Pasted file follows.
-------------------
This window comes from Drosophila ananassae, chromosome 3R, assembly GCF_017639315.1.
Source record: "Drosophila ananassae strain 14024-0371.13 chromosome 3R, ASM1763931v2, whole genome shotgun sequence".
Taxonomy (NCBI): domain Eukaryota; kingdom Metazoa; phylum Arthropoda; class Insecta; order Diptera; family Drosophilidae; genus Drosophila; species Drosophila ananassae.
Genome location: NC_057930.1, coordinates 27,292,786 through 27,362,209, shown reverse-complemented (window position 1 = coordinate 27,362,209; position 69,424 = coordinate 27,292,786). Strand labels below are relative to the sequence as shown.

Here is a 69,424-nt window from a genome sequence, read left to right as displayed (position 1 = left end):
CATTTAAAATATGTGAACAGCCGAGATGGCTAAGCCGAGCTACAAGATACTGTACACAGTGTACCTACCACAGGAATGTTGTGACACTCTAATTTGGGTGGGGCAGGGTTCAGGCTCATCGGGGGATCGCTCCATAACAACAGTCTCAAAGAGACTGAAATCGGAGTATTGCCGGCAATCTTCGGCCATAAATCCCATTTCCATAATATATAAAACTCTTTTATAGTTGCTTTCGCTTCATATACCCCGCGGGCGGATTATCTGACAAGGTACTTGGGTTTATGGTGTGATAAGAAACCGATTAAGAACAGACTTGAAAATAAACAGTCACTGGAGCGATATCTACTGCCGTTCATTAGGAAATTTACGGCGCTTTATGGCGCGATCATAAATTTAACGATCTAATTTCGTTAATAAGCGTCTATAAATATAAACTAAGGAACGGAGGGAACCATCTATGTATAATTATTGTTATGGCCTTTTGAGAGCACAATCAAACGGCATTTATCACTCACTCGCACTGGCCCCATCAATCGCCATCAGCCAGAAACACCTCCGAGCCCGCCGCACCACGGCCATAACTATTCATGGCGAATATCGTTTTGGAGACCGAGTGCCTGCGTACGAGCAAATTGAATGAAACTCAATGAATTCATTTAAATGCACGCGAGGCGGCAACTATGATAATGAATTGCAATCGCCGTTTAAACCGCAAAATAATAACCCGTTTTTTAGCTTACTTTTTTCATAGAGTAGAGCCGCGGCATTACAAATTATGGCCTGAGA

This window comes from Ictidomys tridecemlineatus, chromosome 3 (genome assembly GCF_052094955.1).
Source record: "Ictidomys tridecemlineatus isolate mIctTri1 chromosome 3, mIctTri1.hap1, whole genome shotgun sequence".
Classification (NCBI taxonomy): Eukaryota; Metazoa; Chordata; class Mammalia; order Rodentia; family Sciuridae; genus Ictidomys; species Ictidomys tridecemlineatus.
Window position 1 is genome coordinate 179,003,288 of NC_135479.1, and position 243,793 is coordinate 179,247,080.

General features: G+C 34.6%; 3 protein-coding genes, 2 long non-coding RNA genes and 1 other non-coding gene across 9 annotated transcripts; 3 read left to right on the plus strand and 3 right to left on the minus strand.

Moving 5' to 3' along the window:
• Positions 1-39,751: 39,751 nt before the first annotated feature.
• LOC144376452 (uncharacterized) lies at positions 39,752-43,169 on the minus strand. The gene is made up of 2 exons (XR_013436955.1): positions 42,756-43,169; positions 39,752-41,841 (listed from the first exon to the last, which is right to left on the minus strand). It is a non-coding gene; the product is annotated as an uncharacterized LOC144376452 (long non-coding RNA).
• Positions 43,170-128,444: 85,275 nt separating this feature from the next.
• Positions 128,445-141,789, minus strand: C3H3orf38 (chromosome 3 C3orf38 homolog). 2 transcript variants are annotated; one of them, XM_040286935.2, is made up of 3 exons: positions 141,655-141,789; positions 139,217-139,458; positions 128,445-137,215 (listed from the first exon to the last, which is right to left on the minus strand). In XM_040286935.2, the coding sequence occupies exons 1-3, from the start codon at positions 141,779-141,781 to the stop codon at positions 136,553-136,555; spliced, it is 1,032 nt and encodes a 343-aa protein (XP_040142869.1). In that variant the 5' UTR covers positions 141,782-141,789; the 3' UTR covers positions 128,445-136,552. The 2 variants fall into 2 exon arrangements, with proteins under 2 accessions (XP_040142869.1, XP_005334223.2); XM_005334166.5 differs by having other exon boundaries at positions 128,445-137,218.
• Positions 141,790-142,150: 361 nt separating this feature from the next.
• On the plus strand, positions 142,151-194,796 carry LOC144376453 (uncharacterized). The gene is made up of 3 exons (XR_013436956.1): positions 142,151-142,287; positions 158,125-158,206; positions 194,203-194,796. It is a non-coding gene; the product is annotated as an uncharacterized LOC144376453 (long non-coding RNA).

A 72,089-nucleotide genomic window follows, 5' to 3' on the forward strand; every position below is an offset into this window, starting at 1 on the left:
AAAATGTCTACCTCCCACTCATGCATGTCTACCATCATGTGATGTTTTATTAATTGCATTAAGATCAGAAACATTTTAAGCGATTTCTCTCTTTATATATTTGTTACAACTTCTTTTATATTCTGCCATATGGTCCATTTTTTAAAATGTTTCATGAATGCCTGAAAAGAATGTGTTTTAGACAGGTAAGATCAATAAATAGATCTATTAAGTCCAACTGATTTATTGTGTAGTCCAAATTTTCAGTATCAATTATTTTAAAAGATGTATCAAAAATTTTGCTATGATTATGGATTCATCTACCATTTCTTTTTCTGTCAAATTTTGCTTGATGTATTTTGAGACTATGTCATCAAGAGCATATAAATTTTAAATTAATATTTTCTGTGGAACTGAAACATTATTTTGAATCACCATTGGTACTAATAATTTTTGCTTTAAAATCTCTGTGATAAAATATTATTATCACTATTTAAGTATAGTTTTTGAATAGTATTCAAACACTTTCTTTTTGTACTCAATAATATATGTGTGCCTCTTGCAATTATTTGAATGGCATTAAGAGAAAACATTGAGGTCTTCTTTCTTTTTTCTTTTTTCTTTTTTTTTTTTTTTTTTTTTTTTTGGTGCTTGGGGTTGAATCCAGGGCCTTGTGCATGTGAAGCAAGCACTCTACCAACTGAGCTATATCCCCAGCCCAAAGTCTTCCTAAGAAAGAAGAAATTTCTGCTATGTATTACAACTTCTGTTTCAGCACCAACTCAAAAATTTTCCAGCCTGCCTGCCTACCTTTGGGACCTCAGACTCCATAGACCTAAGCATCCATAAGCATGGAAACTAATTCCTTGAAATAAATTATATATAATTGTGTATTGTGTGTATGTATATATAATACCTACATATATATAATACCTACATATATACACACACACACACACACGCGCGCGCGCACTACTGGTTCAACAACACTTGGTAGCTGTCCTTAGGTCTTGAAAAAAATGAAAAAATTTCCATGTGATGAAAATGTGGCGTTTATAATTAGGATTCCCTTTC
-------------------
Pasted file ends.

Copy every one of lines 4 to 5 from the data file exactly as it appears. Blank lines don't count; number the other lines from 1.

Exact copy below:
Genome location: NC_057930.1, coordinates 27,292,786 through 27,362,209, shown reverse-complemented (window position 1 = coordinate 27,362,209; position 69,424 = coordinate 27,292,786). Strand labels below are relative to the sequence as shown.

Here is a 69,424-nt window from a genome sequence, read left to right as displayed (position 1 = left end):